- Our History
- Kaolin Capital of the World
Kaolin Capital of the World
Fortunately for Washington County, a new industry emerged just as cotton was declining. Mining for kaolin, white clay used in hundreds of products including paper, paint, plastics, ceramics, food, and medicines, began in Middle Georgia in the early 1900s.
The origin of kaolin can be traced to the Cretaceous geologic period, about 70 million years ago when dinosaurs roamed the earth and much of the southern half of Georgia was covered by a great sea. During that period the climate was more tropical than now. The seacoast stretched across Georgia from Columbus to Macon to Augusta along a line that we now call the "Fall Line. About 50-56 million years ago the weathering of the rocks of Piedmont generated large volumes of kaolinitic clays, quartz sand, and mica, as well as minor amounts of other minerals, especially iron and titanium oxides, such as limonite and anatase. Feldspar, a major component of granitic rocks such as those at Stone Mountain near Atlanta, is considered the parent material for most of Georgia's sedimentary kaolin.
50 to 65 million years ago washed into rivers and streams, the weathered clays and sands of Piedmont were transported and deposited in swamps, marshes, and lagoons near and along the coastline of the ancient sea. Iron and titanium oxides were often deposited along with the kaolin, contaminating and making much of the kaolin unusable for commercial applications.
Changes in the sea level interrupted the sequence of erosion, transportation, and deposition of kaolin from Piedmont, but the process continued for some 30 to 35 million years. The last invasion of the land by the great sea deposited huge amounts of red and brown sands and clays over the kaolin deposits. These later sediments formed the characteristic red hills of Middle Georgia. The commercially mineable kaolin deposits are found in a relatively narrow "belt" along the Fall Line. The kaolin mining industry has located its processing facilities in the communities near the deposits, primarily in the nine rural counties between Macon and Augusta. Highly technical equipment and processes are employed to transform the crude kaolin into high-quality products which are marketed around the world for a wide variety of applications.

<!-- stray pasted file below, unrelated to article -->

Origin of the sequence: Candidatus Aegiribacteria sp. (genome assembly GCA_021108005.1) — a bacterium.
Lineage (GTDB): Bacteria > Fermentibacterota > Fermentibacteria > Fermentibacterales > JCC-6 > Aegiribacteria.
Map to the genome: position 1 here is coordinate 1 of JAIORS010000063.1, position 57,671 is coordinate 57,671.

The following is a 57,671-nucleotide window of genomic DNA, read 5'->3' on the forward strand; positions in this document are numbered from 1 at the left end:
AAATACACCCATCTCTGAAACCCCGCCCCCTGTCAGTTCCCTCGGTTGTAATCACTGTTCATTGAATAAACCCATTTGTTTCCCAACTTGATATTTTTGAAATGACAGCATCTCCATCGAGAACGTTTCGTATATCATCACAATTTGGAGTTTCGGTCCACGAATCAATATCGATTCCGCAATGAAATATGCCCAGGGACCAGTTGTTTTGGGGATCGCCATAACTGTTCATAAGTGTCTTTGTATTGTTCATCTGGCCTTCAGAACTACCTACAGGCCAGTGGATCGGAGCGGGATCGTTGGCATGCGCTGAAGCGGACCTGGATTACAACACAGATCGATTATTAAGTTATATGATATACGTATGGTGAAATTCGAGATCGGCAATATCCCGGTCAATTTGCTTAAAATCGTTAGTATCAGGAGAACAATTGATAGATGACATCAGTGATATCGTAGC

The industry grew as the North American paper and paint industries grew. Today, the product line has diversified and serves over NNN industries including ceramics, pharmaceuticals, plastics, catalysts, and building materials. During its peak in the mid-1990s, over 4,500 middle Georgians worked in the industry. Washington County provided a friendly business environment, plentiful labor, and other natural and business resources that made the industry huge to the county and to Georgia. Many more thousands worked in supporting the industry in trucking, rail service, construction, maintenance, and other service and retail businesses. Washington County retail establishments grew and today Washington County is a regional shopping area that attracts customers from nearby counties and a stopover for people traveling through the county.
Kaolin is still the major economic driver in the county today. An annual Kaolin Festival celebrates the importance of the resource. At the end of the twentieth century, kaolin was an $800 million business and Georgia's largest volume export.
However, the kaolin industry had begun a decline by the end of the 1990s. County leaders worked to aggressively pursue diversifying the industrial base, planned improvements to its infrastructure, and sought to improve and expand educational opportunities. Protecting and supporting the kaolin industry and attracting new businesses and visitors to this historically rich and diverse county were now priorities.